We have discovered that a self-developing, dry fixing film device for monitoring, recording and imaging with radiation, such as UV light, electrons, X-rays, neutrons, or gamma rays, can be made by the use of at least one heat fixable conjugated diacetylene, a binder, such as polyemyleneimine, complexed with a converter material, capable upon radiation with high energy electrons, x-rays, gamma rays, neutrons, of generating secondary radiation which is capable of inducing polymerization of the heat fixable diacetylene to form a colored image.
Particularly useful is a specific diacetylene (R—C=C— G=C—R), 166 where [R=—CHjOCONHfCH^Caj and a few closely related diacetylenes which have several unique properties, such as high radiation reactivity, low thermal reactivity, crystallization to an inactive phase from melt, and thus heat fixable, In addition, 166 undergoes a red-to-blue color change when the partially polymerized 166 is heated near or above its melting point, A preliminary toxicity study indicates that 166 is nontoxic.
We have also discovered that certain other diacetylenes such as 155 [R—C=C—C=C—R, where R=—CH2OCONH(CH2)4CH3], 156 [R'-<^C—C=C— R", where R'=—CH2OCONH(CH2)5CH3 and R"=— CH2OCONH(CH2)4CH3] and 16PA [R'—C^C—C=C— R", where R'=—CH2OCOCH2C6H5 and R'=— CHjOCONH^H^CH;,] also have very high radiation reactivity and undergo a phase change, from an active to inactive, when heated near or above their melting points and can be used for making the film.
We have also unexpectedly found that the other related diacetylenes, such as 155,156 and 16PA which can cocrystallize with 166, can increase the radiation reactivity. Specifically, the 85:15 mixture of 166:156 is a preferred diacetylene mixture for the film. We have also discovered that diacetylenes such as 155,156 and 16PAeach have very high radiation reactivity and transform to an inactive phase upon heating near or above their melting points.
By this invention there is provided a self-developing film for developing an image from exposure to X-ray, gamma
ray, electron, or neutron radiation comprising at least one conjugated diacetylene, or cocrystallized mixture thereof, capable of undergoing a color change upon polymerization when contacted with ultraviolet light, X-rays, alpha particles, or electrons, thereby forming an image; a binder; a convertor, wherein said convertor is a material capable of emitting ultraviolet light, low energy X-rays, alpha particles, or electrons upon contact with higher energy X-ray, gamma ray, electron, or neutron radiation; wherein said image is 10 capable of being fixed by heating said diacetylene at or above its melting point, or at the temperature at which the diacetylene undergoes a phase change to a radiation inactive phase.
Further provided is the above film further comprising: (a) 15 at least one layer containing said at least one conjugated diacetylene, or cocrystallized mixture thereof, capable of undergoing a color change upon polymerization induced by ultraviolet light, X-rays, alpha particles, or electrons, thereby forming a colored image; (b) at least one layer 20 containing said binder and said convertor being in combination, being a complex or solid solution, wherein said convertor is a material capable of emitting ultraviolet light, low energy X-rays, alpha particles, or electrons upon contact with higher energy X-ray, gamma ray, electron, or 25 neutron radiation; (c) a substrate upon which said layers (a) and (b) are deposited thereon, wherein layer (a) and layer (b) are capable of being combined into one layer (ab), and said colored image is capable of being fixed by heating said diacetylene at or above its melting point, or at the tempera30 ture at which the diacetylene undergoes a phase change to a radiation inactive phase.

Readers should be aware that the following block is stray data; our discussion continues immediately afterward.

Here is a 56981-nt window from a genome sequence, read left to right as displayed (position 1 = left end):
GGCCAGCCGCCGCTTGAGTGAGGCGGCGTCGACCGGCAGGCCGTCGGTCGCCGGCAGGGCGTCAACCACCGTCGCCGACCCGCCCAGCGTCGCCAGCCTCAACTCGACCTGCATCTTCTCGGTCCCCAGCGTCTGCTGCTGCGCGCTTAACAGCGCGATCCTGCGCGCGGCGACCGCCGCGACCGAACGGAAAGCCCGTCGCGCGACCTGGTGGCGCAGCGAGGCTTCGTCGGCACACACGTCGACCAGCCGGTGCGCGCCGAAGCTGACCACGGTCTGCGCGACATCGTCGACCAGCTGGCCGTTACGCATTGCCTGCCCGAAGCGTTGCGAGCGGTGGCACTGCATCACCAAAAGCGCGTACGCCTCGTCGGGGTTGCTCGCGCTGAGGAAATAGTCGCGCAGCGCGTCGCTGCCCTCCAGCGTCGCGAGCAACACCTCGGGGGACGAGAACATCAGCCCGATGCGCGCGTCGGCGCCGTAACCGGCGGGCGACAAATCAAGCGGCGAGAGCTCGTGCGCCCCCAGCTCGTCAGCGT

Furthermore, there is also provided: a self-developing film for developing an image from exposure to ultraviolet or laser radiation comprising at least one conjugated 35 diacetylene, or cocrystallized mixture thereof, capable of undergoing a color change upon polymerization when contacted with ultraviolet or laser radiation, thereby fanning an image, and a binder, farming a transparent film, wherein said image is capable of being fixed by heating said diacetylene 40 at or above its melting point, or at the temperature at which the diacetylene undergoes a phase change to a radiation inactive phase.
We have also discovered a process for synthesis of a 45 co-crystallized mixture of two or more diacetylenes in a single step, preferably in one pot. Specifically, the 85:15 mixture of 166:156 can be prepared by first reacting 7.5 mole percent of n-pentyl isocyanate with 2,4-hexadiyn-l,6diol and then adding 92.5 mole percent of 50 n-hexylisocyanate.
By this invention there is further provided a process for producing an asymmetrical diacetylene comprising: (a) contacting a diacetylene diol with a first organic reagent, which can react with one of the alcohol groups of the diol to form 55 a new organic functional group, wherein the molar ratio of the diacetylene diol: first organic reagent is greater than 1:1, in a solvent in the presence of a catalyst and a base at a temperature at 0° to 100° C; (b) contacting the reaction mixture from step (a) with a second organic reagent, in a 60 molar ratio of the starting diacetylene diol: second organic reagent is less than 1:1, which can form the same new functional group as in (a) or a different functional group; (c) recovering said asymmetrical diacetylene from step (b). We have also discovered that polymeric systems which 65 form complexes or solid solutions with organic and inorganic compounds are extremely useful as binder/convertor compositions for radiation sensitive compounds, such as